Football Stars Turn Fundraising Champs for St. Jude

A team from hospital's hometown runs away with Touchdowns Against Cancer national title.

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Touchdowns Against Cancer

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The seeds were sown in study hall. They sprouted at St. Jude Children’s Research Hospital.

It sounds more like a parable than a game plan for a football team to win a national championship. But as Lausanne Collegiate School teammates Isaac Weiss and Eric Gray approach high school graduation, they can look back and see that their senior year turned out just how they drew it up.

Lausanne, a Memphis private school and state football powerhouse, raised $21,627 for St. Jude to win the 2018 Touchdowns Against Cancer national championship. The Lynx, whose fundraising total beat the rest of the Top 5 schools combined, were led by seniors Weiss, one of the city’s top kickers, and Gray, a three-time winner of the Mr. Football award as the state's top player in his classification.

Eric Gray

Eric Gray

“Being a good football player is half of you,” said Gray, who decided to dedicate his season to St. Jude after a study-hall conversation with Weiss. “You’ve also got to be a good person.”

Gray’s 41 touchdowns last season raised $3,851. Weiss’s kicks accounted for 75 points for Lausanne and $12,306 for St. Jude. The teammates were featured during a pre-game segment on THE NFL TODAY on CBS. 

As Weiss wrote on his “Isaac’s Kicks Against Cancer” fundraising page, “Cancer has touched all of our lives in some way, and I want to make each point that I score count toward something bigger than a win.”

Touchdowns Against Cancer is a national fundraising program in which St. Jude partners with MaxPreps, a website covering high school sports, and Pledge It, a sports fundraising site. Money is raised when donors pledge a specific amount per touchdown — or field goal and extra point, in Weiss’s case — or by making a one-time donation.

Nationally, some 4,800 touchdowns and 1,200 pledgers this season resulted in a donation to St. Jude of $125,726. That brings the cumulative total to more than $300,000 for St. Jude since Touchdowns Against Cancer started in 2016.

Generosity is a given at Lausanne, where students are required to complete a service project as part of the PK-12 school’s Creativity, Action and Service Program.

“Basically, my thought process is, this could be my last year playing football,” Weiss said. “No one’s going to remember a high school career playing football, but doing something like Touchdowns Against Cancer and Pledge It, really lets me leave something after I’m done.”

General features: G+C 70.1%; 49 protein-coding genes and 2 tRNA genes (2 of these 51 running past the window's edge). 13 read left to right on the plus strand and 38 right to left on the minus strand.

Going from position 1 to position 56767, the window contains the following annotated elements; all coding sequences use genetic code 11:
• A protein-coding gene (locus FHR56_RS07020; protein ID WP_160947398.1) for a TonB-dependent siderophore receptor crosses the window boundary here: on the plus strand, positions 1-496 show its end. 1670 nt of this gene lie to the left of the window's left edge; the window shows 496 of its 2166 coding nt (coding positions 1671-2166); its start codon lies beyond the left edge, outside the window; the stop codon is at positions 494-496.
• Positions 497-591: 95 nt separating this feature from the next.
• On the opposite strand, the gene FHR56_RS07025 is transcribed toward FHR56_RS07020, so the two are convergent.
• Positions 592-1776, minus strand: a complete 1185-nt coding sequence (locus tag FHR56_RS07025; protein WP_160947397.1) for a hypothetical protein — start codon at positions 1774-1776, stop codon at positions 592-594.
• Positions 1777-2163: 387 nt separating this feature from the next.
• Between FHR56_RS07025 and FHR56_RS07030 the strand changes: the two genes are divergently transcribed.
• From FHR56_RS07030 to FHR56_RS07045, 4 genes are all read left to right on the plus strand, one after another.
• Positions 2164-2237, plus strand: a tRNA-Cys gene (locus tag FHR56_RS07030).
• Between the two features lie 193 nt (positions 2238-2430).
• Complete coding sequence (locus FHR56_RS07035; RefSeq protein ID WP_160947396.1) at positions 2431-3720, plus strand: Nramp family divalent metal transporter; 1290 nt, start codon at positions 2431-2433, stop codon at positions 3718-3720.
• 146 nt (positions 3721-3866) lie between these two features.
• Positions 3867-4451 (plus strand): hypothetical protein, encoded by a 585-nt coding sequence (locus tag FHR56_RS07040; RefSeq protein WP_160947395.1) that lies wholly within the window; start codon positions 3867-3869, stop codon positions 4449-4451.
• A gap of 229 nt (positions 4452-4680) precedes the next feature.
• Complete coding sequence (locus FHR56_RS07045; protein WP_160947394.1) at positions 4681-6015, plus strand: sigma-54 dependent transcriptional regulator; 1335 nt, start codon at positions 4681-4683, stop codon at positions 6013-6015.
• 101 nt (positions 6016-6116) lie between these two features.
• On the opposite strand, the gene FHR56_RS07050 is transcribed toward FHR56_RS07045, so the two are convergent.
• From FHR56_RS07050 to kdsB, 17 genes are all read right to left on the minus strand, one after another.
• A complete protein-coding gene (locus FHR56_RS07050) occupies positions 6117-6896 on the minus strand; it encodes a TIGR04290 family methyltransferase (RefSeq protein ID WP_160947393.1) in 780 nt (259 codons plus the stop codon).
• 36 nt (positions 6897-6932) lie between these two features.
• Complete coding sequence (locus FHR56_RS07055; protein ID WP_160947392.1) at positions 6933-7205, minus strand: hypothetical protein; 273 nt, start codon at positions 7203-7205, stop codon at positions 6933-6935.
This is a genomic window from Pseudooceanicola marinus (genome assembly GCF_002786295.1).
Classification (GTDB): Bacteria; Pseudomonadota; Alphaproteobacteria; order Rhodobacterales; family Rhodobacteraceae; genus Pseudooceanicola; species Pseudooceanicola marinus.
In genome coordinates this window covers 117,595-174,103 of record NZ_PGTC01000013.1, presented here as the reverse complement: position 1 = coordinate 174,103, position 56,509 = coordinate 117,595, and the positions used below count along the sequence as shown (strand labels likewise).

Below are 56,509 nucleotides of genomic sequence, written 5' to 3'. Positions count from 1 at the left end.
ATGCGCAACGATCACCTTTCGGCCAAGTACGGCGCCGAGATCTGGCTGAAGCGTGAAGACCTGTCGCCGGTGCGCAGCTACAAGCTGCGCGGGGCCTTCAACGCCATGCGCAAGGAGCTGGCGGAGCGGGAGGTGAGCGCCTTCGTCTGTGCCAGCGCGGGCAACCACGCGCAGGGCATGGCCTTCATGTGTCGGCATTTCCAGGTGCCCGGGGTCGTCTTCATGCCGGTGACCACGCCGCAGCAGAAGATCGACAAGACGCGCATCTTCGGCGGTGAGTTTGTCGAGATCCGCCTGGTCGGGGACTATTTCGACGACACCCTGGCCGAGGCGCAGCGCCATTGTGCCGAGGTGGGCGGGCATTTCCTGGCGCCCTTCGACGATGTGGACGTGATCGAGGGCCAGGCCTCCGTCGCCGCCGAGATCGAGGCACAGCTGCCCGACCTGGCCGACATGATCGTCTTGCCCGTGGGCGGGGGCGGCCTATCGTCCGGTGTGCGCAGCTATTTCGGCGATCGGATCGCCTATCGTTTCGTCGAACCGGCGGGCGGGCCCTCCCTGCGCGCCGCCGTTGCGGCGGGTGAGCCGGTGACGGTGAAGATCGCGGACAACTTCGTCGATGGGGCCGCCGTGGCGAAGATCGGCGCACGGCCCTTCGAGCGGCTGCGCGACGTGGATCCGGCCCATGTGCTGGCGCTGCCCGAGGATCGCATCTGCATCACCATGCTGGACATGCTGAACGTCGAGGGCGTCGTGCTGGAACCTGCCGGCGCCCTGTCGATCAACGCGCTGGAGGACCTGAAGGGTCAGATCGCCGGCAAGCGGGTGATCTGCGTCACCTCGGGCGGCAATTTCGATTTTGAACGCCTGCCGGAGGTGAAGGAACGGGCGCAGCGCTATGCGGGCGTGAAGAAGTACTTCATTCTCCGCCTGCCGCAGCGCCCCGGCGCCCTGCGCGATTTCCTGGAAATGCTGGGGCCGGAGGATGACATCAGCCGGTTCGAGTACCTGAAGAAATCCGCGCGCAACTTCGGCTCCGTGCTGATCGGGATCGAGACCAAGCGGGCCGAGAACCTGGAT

Isaac Weiss

Isaac Weiss

Weiss said he was exploring other fundraising programs when a friend of his father mentioned Touchdowns Against Cancer, in which he could raise money for a hometown hospital that he’d visited as a sophomore.

“That was a big part of it, yes,” Weiss said. “Because every hospital does great things, but I wanted to support a hospital that my community and I have a personal connection with. I know a lot about it, and I’ve toured it before. So I just knew this is what I wanted to choose.”

As they hoisted the Touchdowns Against Cancer trophy during a visit to the St. Jude campus, the Lynx had an 8-0 record and No. 1 state ranking. They’d won 35 straight games overall — a streak that began with Weiss’s debut as the team’s kicker. They streak eventually reached 38 games before they lost in the state playoff semifinals. The previous two seasons the Lynx won the state title.

Touchdowns Against Cancer

Lausanne coach and athletic director Kevin Locastro remembers when Weiss was a “little, scrawny ninth-grader who came and said he wanted to kick.” Now he’s a senior, a leader on the team and in the classroom with a 3.9 GPA.

Gray, meanwhile, was identified at a young age as a potential football star — he had college offers from Miami, Mississippi State and Colorado before he started high school. He was rated the No. 1 all-purpose college prospect by one recruiting service, and committed to Michigan before eventually signing with Tennessee.

“He does a good job of keeping everything into perspective,” Locastro said. “That’s one reason why I love coaching him so much. It’s not a mystery he’s the best player on our football team. But he’s also our best worker. He’s our best practice guy.”

And off the field? Gray has a 3.4 GPA, Locastro says, and tutors fifth graders in math at Lausanne.

“They’re leaders, obviously, within our football program. But they’re leaders within our school community,” he said of the senior teammates and national champs. “Neither one of them has a shy bone in his body. They’re kids who have really good heads on their shoulders, they come up with good ideas and good concepts and they’re not scared to execute them.”

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